Lower Level Conference Room, Busch Hall
This event will bring together scholars working on the historical and theoretical dimensions of the refugee phenomenon, particularly as it relates to the urban cultures of Istanbul and Berlin. It presents an opportunity to rethink the relation between statelessness and the city throughout the twentieth century.
Turkey hosted a significant number of exiles after the rise of National Socialism in Germany, who received important posts in universities and the country’s building programs during the early Republican period. A large number of refugees sought asylum in Germany due to the coup d’etat of 1980 and the subsequent violence in Turkey, thereby joining the guest workers who had been arriving since 1961.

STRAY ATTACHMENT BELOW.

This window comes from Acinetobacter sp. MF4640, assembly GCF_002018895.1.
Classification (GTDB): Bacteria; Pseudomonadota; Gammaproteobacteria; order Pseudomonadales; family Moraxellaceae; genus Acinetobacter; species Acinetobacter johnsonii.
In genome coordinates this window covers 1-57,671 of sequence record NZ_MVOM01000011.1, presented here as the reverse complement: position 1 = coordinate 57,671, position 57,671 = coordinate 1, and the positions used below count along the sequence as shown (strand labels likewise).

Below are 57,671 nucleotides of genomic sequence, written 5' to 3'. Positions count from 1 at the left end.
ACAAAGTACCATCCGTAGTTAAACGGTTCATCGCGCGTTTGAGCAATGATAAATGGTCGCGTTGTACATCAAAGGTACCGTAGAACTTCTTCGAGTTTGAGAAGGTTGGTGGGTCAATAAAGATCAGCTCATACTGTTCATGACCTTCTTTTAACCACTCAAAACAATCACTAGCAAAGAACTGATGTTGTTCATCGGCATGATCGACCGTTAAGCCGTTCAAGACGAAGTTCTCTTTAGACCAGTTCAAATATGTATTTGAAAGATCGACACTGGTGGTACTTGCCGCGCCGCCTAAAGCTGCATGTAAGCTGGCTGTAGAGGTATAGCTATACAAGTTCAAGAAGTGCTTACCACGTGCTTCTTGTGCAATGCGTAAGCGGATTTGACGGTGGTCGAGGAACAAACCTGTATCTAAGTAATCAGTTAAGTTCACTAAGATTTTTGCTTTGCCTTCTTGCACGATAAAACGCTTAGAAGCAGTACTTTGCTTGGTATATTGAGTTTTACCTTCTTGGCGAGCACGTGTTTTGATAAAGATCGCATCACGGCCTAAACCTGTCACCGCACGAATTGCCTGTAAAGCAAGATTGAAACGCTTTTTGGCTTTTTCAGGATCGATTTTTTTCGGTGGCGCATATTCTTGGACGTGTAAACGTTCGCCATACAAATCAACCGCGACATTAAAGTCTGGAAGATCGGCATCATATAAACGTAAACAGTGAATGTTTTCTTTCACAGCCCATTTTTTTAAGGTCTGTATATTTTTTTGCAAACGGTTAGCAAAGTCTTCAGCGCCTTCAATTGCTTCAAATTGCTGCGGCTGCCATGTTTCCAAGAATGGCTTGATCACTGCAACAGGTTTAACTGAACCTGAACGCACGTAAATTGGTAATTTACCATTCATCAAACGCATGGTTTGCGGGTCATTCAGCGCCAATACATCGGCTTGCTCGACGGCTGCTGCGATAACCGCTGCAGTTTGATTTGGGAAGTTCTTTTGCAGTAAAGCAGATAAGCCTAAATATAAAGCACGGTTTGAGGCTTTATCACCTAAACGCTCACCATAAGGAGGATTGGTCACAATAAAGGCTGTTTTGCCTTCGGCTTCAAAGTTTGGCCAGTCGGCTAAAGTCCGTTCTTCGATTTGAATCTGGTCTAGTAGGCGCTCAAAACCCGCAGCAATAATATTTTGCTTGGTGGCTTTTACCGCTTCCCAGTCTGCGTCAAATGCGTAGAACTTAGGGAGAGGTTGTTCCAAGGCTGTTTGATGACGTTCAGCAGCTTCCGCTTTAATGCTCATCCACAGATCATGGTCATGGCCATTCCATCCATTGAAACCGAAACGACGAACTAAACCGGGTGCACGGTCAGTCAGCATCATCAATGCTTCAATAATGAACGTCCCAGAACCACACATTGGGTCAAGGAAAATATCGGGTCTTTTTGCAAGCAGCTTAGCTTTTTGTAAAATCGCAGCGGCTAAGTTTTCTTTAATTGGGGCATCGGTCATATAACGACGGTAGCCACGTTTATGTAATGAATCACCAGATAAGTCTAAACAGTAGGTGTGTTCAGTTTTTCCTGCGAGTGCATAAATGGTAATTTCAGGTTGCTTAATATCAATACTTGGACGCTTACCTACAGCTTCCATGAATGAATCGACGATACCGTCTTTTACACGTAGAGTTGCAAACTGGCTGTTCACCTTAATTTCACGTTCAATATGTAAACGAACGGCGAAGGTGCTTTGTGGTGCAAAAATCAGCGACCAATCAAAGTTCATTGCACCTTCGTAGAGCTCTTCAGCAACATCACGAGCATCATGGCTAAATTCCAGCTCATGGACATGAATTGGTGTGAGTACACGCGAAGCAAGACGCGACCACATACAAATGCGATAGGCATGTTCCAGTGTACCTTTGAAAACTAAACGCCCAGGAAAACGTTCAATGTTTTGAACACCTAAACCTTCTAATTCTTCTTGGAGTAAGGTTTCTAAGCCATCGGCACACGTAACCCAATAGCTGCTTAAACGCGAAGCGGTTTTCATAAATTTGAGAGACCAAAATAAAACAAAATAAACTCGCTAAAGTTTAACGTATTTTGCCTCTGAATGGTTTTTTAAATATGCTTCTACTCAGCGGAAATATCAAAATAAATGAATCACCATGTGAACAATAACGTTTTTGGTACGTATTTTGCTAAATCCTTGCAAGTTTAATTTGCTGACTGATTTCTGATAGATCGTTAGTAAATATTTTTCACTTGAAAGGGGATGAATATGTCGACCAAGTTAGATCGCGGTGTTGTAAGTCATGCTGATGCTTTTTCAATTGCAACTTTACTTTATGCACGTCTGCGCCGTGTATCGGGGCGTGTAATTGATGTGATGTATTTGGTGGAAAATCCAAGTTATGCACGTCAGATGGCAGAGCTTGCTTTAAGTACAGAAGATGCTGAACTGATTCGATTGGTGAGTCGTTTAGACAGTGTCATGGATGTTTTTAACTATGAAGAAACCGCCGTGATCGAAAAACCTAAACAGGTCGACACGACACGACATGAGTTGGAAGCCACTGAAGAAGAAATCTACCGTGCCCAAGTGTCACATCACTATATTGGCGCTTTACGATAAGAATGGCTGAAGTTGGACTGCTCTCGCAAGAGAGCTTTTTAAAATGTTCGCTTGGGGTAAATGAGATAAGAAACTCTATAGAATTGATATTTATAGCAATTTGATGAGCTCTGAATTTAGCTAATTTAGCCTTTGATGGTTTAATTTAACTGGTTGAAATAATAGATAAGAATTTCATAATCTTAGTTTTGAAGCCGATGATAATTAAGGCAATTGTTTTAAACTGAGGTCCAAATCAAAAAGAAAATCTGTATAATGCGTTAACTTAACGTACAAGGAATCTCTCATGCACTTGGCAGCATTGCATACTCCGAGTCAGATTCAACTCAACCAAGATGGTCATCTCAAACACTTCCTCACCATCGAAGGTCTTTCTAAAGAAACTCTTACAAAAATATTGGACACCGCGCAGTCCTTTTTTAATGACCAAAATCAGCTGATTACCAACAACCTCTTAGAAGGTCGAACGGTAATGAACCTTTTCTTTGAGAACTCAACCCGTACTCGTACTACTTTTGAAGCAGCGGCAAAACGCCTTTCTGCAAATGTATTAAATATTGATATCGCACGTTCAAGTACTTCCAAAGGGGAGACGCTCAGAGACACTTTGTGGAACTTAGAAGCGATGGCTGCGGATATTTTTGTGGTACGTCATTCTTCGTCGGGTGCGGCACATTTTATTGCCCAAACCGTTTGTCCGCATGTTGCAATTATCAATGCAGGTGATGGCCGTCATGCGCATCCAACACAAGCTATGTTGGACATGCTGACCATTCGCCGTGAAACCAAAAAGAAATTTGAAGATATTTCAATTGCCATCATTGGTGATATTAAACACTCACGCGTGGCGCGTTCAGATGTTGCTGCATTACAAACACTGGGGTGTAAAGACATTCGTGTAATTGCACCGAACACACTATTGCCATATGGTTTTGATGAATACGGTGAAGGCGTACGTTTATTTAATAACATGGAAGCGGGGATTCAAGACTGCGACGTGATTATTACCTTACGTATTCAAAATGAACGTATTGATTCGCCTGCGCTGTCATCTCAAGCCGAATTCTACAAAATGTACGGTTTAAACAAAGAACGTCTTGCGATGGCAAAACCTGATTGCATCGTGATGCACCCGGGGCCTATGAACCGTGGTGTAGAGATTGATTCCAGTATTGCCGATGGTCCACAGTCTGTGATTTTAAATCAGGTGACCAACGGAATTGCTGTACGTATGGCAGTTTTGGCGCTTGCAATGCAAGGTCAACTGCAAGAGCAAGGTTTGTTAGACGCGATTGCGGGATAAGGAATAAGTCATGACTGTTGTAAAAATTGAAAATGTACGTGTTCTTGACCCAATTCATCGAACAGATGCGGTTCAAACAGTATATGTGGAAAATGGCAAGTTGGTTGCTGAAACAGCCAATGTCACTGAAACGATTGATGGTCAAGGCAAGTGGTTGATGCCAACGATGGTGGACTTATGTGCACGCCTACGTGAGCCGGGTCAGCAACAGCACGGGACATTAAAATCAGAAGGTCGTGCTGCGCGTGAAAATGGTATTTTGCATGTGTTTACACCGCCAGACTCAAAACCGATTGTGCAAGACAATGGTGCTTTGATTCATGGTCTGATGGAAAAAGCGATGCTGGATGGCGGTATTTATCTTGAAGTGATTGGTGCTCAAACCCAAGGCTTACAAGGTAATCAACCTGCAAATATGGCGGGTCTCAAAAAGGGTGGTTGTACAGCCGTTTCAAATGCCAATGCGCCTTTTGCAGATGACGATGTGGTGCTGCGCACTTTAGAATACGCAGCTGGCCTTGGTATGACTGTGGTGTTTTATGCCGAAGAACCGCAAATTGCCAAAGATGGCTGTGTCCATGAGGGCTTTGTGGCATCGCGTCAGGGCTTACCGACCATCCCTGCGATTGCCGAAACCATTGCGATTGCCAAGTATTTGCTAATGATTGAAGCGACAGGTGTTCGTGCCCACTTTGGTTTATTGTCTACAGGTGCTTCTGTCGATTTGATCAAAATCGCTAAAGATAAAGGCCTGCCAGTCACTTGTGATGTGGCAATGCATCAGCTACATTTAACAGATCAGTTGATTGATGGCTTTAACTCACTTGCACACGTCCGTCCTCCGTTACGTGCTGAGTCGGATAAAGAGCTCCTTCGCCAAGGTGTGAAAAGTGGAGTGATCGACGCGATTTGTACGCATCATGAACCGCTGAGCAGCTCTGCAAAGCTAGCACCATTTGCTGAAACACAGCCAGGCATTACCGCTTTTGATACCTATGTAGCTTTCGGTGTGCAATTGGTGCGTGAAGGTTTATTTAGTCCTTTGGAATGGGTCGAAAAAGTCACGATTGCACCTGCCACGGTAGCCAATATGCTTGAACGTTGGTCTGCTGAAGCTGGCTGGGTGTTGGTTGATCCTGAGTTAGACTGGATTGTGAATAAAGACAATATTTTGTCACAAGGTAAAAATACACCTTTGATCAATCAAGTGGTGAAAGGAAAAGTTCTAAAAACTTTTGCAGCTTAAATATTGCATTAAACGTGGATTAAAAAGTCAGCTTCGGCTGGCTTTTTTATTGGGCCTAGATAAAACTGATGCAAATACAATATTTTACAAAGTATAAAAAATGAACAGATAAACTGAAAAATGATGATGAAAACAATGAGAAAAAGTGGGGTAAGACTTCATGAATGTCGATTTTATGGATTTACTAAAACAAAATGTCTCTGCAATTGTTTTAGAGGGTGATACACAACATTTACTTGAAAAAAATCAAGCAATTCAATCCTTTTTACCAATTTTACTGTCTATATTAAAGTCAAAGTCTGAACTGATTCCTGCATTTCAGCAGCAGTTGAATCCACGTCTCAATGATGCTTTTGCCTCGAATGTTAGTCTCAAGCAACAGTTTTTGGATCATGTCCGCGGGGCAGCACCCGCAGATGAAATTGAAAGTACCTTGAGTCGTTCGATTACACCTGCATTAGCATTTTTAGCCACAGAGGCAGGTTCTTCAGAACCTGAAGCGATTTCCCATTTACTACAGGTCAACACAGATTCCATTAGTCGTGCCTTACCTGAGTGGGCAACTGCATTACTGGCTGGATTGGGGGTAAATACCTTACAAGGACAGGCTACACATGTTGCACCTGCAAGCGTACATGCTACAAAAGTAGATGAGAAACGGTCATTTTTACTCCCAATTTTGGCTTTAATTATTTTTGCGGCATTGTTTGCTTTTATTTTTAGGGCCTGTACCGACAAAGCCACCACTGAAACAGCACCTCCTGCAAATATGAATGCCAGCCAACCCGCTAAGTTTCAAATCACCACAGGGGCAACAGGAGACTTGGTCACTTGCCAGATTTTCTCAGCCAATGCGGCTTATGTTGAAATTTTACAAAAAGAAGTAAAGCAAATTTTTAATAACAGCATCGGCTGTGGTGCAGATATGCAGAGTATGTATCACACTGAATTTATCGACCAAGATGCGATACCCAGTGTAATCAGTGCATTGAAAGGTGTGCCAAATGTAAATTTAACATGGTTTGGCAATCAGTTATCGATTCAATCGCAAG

Today, as we are witnessing the world’s biggest refugee crisis since the Second World War, even more asylum seekers are expected to arrive in Turkey and Germany due to the war in Syria. Additionally, many exiled academics have recently been seeking positions in Berlin with the support of Scholars at Risk and similar programs due to strains on academic freedoms in and Turkey. The “refugee phenomenon” is selected for this conference as an umbrella term to refer to different forms of non-citizenship and statelessness, and as a limiting condition that exposes the crises of citizenship categories in national and international laws. Nothing exposes the contradictions of globalization and the limits of the contemporary human rights regime as effectively as the refugee. This conference will present an opportunity to rethink the relation between statelessness and the city throughout the twentieth century with the most qualified scholars working on immigration, mobility, human rights, and the German-Turkish interactions in the urban humanities fields such as architecture, visual arts, political theory and literature. The event will be composed of two panels, with three speakers and a moderator, where each speaker will be asked to give a 30-minute presentation.